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Many people live at home up to a ripe old age without needing much outside help.

In a study conducted for the National Research Programme "Managing Energy Consumption," researchers have examined how much energy could be saved in elderly people's households and why this saving potential is not being exploited.

"The homes of the baby boomer generation in terms of energy efficiency are of particular interest: on the one hand, living space and energy consumption per person increase as people get older. On the other hand, they themselves feel they have too much living space," says Heinz Rütter, who leads the research project. "Our aim was to find out how big this energy-saving potential really is and to learn what factors encourage the elderly to optimize their residential energy consumption, as well as the obstacles that can stop them from taking action."

Energy-saving strategies as a counterweight
In interviews with owners of single-family homes and apartments and people in rental accommodations, as well as investors and property managers, the research team was able to identify three principal energy-saving strategies for elderly households: (1) energy-efficient renovation; (2) structural and social densification; (3) moving to a smaller apartment. Almost all owners of single-family detached homes and apartments, but also people in rental accommodation, seem to be uncertain about their future living situation and tend to keep their options open. The moment when the children move out is of particular importance here.

However, a representative survey among people 55 years and older has revealed considerable energy saving potential. Fifteen percent of the owners of single-family homes plan to make a change in the next five years, while 54 percent could imagine a major change in the long term, compared to eight and 47 percent of owners of apartments. Though people's living situations can be very different, their incentives for taking up the mentioned strategies are similar, and so are the obstacles. They often say the desire to protect the climate and save energy motivated them to make their homes energy-efficient. Structural densification ("granny flat," additional living space) and subletting make it possible to use living space more efficiently, create added value or generate extra income. At the same time, such measures make homes more comfortable. And densification helps to save a considerable amount of embodied energy. Some of the interviewees also cited social reasons for sharing their (large) homes with others.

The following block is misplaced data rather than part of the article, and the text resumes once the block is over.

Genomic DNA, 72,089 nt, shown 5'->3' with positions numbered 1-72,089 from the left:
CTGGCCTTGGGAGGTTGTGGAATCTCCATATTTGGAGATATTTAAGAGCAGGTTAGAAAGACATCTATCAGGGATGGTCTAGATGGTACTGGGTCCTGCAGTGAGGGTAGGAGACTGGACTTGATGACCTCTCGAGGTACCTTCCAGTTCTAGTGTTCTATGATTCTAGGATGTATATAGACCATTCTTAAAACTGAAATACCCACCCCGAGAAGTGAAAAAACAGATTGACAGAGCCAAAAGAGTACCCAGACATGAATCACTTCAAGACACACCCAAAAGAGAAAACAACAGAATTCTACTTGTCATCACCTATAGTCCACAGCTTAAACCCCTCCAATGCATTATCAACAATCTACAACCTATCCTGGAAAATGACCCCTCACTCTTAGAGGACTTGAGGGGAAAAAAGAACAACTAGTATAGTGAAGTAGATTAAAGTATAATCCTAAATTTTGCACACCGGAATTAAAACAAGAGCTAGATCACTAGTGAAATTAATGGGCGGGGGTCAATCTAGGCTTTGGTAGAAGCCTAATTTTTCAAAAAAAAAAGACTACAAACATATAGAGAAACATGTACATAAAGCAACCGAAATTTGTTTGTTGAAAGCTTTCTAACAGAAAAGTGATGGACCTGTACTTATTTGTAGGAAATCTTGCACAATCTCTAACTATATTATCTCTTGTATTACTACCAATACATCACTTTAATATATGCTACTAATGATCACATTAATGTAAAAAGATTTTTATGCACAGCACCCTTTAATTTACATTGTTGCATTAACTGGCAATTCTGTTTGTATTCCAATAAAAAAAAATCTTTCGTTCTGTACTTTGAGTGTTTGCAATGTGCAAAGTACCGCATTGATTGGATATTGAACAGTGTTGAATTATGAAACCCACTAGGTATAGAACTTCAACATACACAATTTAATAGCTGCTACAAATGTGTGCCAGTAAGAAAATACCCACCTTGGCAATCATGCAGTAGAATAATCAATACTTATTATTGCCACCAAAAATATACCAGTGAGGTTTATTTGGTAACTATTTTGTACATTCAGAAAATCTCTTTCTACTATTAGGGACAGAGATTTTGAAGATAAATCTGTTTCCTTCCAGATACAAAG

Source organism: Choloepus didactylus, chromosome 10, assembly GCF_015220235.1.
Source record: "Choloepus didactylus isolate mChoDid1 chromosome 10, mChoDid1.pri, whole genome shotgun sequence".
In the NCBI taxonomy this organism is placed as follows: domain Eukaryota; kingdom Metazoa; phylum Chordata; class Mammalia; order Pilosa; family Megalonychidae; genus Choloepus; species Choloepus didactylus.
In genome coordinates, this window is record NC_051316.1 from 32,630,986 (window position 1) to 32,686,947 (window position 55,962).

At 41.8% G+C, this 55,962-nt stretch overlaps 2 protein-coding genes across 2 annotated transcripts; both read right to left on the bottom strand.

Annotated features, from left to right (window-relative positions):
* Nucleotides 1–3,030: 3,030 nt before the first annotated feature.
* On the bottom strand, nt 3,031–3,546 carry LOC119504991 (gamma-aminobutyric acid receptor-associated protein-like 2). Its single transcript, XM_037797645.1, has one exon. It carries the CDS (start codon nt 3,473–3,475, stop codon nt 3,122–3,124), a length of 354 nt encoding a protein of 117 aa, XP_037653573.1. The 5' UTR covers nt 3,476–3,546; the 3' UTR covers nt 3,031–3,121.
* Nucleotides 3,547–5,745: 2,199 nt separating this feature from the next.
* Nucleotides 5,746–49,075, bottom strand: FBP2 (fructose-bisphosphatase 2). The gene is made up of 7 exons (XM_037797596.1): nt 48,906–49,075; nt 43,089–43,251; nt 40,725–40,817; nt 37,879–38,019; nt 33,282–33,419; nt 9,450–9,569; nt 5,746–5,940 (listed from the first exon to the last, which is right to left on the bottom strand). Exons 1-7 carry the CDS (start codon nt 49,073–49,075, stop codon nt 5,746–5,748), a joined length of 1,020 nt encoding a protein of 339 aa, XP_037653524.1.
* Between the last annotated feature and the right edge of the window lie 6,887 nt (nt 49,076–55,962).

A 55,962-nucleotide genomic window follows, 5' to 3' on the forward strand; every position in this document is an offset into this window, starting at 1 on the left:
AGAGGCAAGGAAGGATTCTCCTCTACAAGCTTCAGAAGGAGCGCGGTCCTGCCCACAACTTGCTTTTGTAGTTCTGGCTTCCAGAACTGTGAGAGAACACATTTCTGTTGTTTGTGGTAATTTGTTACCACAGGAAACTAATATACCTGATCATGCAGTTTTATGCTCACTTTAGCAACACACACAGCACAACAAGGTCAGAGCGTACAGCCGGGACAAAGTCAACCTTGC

Moving to a modern age-appropriate apartment is often motivated by the desire to be able to live independently for as long as possible. Many also find it liberating that they are no longer surrounded by a myriad of things. Often changing one's living situation spurs friends and relatives to do the same.

"Is it still worth it?"
State subsidies play only a minor part in the decision to renovate or densify. Many of the respondents were deterred by the high cost of energy-efficient renovation or structural densification and were unsure whether such an investment would still be worthwhile. House owners find it particularly difficult to finance the renovation by re-mortgaging. Because banks use an imputed interest rate of five percent, many people no longer fulfil the mortgage criteria even before they retire.

"It's something of a paradox: young people are not yet trusted with a mortgage and elderly people are no longer granted one if they want to make their homes energy-efficient. It is up to the financial sector and politicians to act if the potential of older homes is to be fully exploited," says Thomas Ammann, of the Swiss Homeowners Association HEV.

How to address a taboo subject?
"Many people don't want to think about how they will live when they are elderly. But thinking about one's future living arrangements is a key factor in realizing energy-saving potentials," says Rütter. He adds that even at an institutional level, there is still very little support.

There is considerable untapped potential for motivating elderly people to optimize their residential energy consumption. What's needed are innovative, economically viable adaptations of the existing system to ensure that people over 60 can take out mortgages for the energy-efficient renovation and structural densification of their homes. It might also make sense to create incentives by adapting building laws so that it becomes possible to combine energy-efficient renovations with granting higher plot ratios.

The study shows that financial incentives alone do not sufficiently motivate people to choose and implement the strategy that suits their situation best. It is also necessary to address personal values (e.g. environmental and climate protection, social responsibility) and offer comprehensive information and advisory services.

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